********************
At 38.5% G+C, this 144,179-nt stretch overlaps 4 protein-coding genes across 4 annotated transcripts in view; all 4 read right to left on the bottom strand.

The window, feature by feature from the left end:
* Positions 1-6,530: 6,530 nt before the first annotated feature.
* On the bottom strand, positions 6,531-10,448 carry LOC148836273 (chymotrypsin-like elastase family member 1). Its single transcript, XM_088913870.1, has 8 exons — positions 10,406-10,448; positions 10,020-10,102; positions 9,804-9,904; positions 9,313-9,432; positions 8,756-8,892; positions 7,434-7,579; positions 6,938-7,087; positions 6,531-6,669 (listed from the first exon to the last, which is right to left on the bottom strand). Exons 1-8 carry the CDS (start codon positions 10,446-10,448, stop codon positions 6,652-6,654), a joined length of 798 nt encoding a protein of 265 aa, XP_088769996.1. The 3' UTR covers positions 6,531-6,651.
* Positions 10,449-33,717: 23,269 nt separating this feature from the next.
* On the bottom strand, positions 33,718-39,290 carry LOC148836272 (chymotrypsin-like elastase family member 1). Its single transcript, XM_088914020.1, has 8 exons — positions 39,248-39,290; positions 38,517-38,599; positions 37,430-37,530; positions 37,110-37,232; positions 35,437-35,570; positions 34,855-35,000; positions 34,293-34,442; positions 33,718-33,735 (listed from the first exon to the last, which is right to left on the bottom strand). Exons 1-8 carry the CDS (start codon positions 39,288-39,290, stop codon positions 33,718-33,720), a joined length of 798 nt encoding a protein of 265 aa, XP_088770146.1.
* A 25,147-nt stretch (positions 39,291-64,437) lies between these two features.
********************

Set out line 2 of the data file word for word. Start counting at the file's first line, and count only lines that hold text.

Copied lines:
The window, feature by feature from the left end: